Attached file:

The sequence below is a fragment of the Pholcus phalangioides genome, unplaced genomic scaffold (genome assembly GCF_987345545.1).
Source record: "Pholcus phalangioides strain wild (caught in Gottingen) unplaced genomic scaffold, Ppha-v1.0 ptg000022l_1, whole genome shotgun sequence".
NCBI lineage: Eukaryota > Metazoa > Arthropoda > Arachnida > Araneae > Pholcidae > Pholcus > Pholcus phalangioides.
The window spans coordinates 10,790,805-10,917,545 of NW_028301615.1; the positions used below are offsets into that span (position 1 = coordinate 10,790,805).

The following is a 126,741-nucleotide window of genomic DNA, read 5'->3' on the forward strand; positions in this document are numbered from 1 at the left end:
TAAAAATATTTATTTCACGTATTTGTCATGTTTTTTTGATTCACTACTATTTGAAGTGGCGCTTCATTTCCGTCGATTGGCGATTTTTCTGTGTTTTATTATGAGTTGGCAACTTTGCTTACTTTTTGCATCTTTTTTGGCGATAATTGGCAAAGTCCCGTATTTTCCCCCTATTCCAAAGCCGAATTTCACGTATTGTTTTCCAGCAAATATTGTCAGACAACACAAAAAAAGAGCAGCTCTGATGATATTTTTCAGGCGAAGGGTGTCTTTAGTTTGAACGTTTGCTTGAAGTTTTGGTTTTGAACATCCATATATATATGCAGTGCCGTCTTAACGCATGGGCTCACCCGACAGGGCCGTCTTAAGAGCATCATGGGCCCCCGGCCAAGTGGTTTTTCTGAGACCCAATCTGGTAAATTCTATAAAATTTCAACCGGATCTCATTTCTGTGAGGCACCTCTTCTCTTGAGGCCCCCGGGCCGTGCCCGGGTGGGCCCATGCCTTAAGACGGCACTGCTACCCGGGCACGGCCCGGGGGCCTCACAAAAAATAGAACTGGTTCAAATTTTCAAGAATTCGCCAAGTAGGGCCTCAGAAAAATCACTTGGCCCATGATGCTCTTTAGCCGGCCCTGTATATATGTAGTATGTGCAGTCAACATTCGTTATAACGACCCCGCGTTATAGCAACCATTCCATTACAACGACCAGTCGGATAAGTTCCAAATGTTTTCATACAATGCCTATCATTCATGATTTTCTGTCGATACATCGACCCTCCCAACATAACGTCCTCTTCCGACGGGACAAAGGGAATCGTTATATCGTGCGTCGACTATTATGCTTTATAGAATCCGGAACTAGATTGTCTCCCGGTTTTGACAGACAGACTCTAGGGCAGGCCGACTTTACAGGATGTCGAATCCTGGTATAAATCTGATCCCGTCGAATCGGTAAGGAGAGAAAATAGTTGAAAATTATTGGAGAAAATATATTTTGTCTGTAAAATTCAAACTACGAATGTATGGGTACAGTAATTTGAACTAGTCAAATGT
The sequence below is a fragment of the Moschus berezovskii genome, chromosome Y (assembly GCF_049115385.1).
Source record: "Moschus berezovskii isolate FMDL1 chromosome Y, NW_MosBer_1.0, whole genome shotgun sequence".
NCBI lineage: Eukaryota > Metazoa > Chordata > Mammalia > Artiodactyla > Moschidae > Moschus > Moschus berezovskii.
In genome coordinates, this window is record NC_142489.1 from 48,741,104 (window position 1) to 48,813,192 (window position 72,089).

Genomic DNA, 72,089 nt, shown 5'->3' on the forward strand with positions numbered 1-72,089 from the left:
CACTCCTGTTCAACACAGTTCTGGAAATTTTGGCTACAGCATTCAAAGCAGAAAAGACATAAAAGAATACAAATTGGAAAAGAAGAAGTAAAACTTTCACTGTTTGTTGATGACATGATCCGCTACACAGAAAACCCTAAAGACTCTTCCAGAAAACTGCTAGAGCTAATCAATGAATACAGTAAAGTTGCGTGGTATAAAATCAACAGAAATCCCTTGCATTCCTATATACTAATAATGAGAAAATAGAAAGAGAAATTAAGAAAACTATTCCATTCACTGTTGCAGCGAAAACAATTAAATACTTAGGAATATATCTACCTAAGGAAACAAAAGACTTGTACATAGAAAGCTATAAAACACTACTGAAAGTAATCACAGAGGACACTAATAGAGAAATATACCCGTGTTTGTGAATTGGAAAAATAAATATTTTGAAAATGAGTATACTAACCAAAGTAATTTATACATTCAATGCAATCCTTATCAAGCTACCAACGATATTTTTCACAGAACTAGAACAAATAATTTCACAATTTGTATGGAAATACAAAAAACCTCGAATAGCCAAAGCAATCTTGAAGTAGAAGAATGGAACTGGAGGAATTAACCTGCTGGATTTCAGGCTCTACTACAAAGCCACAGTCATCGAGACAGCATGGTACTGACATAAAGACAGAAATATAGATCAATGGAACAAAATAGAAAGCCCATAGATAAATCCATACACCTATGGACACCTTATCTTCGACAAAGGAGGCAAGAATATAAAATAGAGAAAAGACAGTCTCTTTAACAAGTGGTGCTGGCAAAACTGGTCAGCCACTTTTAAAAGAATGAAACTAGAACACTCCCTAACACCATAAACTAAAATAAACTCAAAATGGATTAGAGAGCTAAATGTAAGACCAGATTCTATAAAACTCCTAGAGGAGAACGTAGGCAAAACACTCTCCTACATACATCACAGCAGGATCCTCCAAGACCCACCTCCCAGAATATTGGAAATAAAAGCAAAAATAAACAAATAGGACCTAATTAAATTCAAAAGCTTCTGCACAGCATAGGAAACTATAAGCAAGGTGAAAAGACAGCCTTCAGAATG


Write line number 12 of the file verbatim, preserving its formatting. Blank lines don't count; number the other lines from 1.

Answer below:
CACTCCTGTTCAACACAGTTCTGGAAATTTTGGCTACAGCATTCAAAGCAGAAAAGACATAAAAGAATACAAATTGGAAAAGAAGAAGTAAAACTTTCACTGTTTGTTGATGACATGATCCGCTACACAGAAAACCCTAAAGACTCTTCCAGAAAACTGCTAGAGCTAATCAATGAATACAGTAAAGTTGCGTGGTATAAAATCAACAGAAATCCCTTGCATTCCTATATACTAATAATGAGAAAATAGAAAGAGAAATTAAGAAAACTATTCCATTCACTGTTGCAGCGAAAACAATTAAATACTTAGGAATATATCTACCTAAGGAAACAAAAGACTTGTACATAGAAAGCTATAAAACACTACTGAAAGTAATCACAGAGGACACTAATAGAGAAATATACCCGTGTTTGTGAATTGGAAAAATAAATATTTTGAAAATGAGTATACTAACCAAAGTAATTTATACATTCAATGCAATCCTTATCAAGCTACCAACGATATTTTTCACAGAACTAGAACAAATAATTTCACAATTTGTATGGAAATACAAAAAACCTCGAATAGCCAAAGCAATCTTGAAGTAGAAGAATGGAACTGGAGGAATTAACCTGCTGGATTTCAGGCTCTACTACAAAGCCACAGTCATCGAGACAGCATGGTACTGACATAAAGACAGAAATATAGATCAATGGAACAAAATAGAAAGCCCATAGATAAATCCATACACCTATGGACACCTTATCTTCGACAAAGGAGGCAAGAATATAAAATAGAGAAAAGACAGTCTCTTTAACAAGTGGTGCTGGCAAAACTGGTCAGCCACTTTTAAAAGAATGAAACTAGAACACTCCCTAACACCATAAACTAAAATAAACTCAAAATGGATTAGAGAGCTAAATGTAAGACCAGATTCTATAAAACTCCTAGAGGAGAACGTAGGCAAAACACTCTCCTACATACATCACAGCAGGATCCTCCAAGACCCACCTCCCAGAATATTGGAAATAAAAGCAAAAATAAACAAATAGGACCTAATTAAATTCAAAAGCTTCTGCACAGCATAGGAAACTATAAGCAAGGTGAAAAGACAGCCTTCAGAATG